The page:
Finance Minister Bill English says people need to spend less and save more to help restore New Zealand's financial position.
The latest balance of payments figures, for the final three months of 2008, reveal the current account deficit for last year was $16.1 billion.
The current account, which compares income entering the country with outflows, is seen as a key measure of a country's ability to service its debts.
Falling tourism earnings and an increase in imports contributed to the deficit in balance of payments.
The quarterly deficit was equal to 8.9% of the economy's annual output, or gross domestic product, up from 8.5% at the beginning of the quarter and slightly less than economists' expectations.
The increase in imports came from increased freight costs associated with the importation of vehicles.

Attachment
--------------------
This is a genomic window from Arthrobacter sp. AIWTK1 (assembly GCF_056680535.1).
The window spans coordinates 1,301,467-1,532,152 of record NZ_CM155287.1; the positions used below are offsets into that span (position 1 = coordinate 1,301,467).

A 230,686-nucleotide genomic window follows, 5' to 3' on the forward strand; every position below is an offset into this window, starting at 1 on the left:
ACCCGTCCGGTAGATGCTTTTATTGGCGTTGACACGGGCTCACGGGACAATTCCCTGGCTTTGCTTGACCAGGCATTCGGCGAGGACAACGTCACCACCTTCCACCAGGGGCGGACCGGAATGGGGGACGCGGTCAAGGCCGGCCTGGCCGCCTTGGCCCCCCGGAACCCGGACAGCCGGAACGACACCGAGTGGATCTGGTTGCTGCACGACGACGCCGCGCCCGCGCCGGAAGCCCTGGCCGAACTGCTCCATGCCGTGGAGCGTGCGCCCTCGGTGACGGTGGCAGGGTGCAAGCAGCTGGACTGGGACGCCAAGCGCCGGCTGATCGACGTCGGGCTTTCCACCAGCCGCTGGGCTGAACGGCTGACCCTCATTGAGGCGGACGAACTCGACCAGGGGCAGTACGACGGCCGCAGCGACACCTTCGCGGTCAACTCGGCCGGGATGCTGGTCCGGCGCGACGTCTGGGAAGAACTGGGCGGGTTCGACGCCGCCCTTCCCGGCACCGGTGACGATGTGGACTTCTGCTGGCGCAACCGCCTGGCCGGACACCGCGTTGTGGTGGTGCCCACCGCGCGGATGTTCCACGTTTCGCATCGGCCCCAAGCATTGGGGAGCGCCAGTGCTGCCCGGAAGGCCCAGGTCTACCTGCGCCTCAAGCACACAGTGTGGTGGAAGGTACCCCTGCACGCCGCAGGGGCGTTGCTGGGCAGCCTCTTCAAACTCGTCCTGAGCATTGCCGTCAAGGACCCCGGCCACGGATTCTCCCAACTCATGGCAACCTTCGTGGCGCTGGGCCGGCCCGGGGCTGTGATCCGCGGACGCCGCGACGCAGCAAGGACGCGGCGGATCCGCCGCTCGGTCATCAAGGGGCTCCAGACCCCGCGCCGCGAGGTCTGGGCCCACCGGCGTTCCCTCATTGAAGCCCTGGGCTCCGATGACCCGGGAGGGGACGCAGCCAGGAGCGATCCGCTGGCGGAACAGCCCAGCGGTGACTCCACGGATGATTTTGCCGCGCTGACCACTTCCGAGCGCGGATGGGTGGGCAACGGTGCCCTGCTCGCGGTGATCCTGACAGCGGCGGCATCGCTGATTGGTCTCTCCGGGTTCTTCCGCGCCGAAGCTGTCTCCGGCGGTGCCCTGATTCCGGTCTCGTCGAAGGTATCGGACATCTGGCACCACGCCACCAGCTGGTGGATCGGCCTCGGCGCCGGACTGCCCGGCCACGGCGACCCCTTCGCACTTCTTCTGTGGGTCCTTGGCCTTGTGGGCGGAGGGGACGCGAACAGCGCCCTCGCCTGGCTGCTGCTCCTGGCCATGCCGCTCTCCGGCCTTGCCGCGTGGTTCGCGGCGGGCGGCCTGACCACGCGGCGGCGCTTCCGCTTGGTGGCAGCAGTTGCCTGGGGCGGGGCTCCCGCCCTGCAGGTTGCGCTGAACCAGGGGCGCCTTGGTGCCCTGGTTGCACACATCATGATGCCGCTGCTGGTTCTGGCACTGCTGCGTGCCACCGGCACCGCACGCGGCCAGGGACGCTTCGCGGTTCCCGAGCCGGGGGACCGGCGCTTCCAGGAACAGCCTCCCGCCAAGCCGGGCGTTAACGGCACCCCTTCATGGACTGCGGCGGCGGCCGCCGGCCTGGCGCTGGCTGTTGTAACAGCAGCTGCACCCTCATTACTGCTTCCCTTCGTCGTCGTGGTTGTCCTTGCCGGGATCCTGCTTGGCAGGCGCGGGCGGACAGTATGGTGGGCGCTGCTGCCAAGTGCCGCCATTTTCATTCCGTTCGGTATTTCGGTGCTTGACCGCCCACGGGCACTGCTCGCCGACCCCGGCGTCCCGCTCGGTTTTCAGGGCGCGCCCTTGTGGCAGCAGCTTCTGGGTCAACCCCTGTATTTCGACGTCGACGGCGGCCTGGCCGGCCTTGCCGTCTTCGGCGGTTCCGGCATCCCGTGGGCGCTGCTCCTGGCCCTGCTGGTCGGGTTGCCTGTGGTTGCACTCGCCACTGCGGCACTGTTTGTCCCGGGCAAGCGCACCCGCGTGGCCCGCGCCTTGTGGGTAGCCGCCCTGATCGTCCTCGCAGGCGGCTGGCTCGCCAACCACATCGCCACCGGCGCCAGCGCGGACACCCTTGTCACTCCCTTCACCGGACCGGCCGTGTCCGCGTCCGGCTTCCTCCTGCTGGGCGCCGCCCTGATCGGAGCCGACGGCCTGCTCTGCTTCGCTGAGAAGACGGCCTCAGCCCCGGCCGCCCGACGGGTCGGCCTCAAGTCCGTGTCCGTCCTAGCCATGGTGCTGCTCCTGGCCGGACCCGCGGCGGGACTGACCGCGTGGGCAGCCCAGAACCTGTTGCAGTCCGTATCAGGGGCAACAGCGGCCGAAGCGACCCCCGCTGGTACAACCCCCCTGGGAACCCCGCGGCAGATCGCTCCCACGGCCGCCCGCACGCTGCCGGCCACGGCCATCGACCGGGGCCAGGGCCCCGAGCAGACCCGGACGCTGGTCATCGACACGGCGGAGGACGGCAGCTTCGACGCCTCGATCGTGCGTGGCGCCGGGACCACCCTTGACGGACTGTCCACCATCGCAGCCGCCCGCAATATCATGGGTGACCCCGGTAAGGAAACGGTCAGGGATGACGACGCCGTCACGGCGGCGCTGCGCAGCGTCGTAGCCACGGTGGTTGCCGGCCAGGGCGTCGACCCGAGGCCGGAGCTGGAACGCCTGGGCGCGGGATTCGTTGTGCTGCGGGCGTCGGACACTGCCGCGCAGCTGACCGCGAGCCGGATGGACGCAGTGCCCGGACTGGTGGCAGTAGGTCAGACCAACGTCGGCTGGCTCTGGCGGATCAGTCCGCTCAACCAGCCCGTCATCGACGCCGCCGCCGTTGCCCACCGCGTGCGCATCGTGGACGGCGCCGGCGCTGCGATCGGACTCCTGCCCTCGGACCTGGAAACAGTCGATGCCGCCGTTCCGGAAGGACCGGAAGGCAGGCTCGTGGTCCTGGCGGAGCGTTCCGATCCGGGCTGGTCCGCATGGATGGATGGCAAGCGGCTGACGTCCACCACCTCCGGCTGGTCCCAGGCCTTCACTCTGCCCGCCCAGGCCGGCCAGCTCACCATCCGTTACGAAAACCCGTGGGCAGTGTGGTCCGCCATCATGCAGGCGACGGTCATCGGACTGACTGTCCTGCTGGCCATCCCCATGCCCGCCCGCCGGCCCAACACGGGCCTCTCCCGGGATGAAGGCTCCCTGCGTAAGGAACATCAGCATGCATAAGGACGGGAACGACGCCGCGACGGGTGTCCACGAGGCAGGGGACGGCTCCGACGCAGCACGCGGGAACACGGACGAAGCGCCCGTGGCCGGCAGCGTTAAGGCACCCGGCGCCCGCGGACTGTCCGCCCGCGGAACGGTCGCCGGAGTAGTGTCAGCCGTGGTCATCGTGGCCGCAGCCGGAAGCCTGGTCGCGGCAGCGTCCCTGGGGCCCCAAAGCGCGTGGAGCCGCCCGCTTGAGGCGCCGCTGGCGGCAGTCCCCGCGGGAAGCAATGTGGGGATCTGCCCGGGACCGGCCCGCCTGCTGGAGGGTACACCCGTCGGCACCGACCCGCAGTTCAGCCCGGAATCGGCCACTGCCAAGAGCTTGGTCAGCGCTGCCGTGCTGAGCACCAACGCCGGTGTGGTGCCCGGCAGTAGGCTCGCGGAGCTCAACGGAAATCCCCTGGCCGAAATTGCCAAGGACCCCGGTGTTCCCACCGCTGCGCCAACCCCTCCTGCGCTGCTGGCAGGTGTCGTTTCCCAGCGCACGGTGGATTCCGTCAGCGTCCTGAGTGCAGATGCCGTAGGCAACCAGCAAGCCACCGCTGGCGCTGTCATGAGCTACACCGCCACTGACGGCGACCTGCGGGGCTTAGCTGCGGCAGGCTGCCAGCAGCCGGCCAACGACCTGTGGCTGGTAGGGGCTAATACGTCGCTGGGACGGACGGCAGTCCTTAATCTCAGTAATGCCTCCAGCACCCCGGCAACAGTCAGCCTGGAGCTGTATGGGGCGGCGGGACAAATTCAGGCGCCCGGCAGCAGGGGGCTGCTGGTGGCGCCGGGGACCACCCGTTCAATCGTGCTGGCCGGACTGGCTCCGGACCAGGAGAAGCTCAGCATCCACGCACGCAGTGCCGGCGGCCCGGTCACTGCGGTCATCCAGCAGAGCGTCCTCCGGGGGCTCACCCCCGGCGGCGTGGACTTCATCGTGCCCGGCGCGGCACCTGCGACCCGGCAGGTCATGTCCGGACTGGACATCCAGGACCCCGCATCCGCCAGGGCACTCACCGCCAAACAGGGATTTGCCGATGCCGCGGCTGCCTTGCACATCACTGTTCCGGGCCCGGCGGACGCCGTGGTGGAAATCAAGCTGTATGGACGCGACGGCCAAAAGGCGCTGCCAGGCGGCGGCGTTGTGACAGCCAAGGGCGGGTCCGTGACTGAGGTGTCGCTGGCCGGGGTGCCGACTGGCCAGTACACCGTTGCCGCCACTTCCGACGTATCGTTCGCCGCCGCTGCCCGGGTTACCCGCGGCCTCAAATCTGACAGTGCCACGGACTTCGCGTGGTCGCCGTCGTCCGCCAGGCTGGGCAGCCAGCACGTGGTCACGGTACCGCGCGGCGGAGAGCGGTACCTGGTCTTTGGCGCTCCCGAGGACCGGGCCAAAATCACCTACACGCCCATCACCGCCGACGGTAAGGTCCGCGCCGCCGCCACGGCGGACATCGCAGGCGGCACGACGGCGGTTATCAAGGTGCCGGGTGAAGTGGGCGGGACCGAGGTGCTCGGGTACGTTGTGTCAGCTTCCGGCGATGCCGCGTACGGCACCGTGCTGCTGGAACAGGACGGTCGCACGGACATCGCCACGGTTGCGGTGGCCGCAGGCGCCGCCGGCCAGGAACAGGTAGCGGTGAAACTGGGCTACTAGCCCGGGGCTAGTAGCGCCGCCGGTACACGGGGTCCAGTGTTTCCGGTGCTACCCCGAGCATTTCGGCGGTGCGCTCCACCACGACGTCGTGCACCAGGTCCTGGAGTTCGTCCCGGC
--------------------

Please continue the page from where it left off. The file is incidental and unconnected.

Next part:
Mr English says deficit is serious, but there is not much the Government can do directly to improve it. "You can't turn it around directly, but it's starting to change because households are starting to save more and borrowing less - and that's a good thing.
"We hope the dollar will continue to give exporters a bit more profitability, because that'll make a difference too."
Mr English says the deficit got much worse in the past nine years under the previous Labour-led government.
However, the data contained one positive result for the economy, as the investment income deficit fell for the second consecutive quarter to $3.1 billion.
Credit ratings agency Standard & Poor's singled out the deficit earlier this year when it warned of a credit downgrade. But economists say the deficit has probably peaked and they expect the lower dollar to improve New Zealand's trading position over time.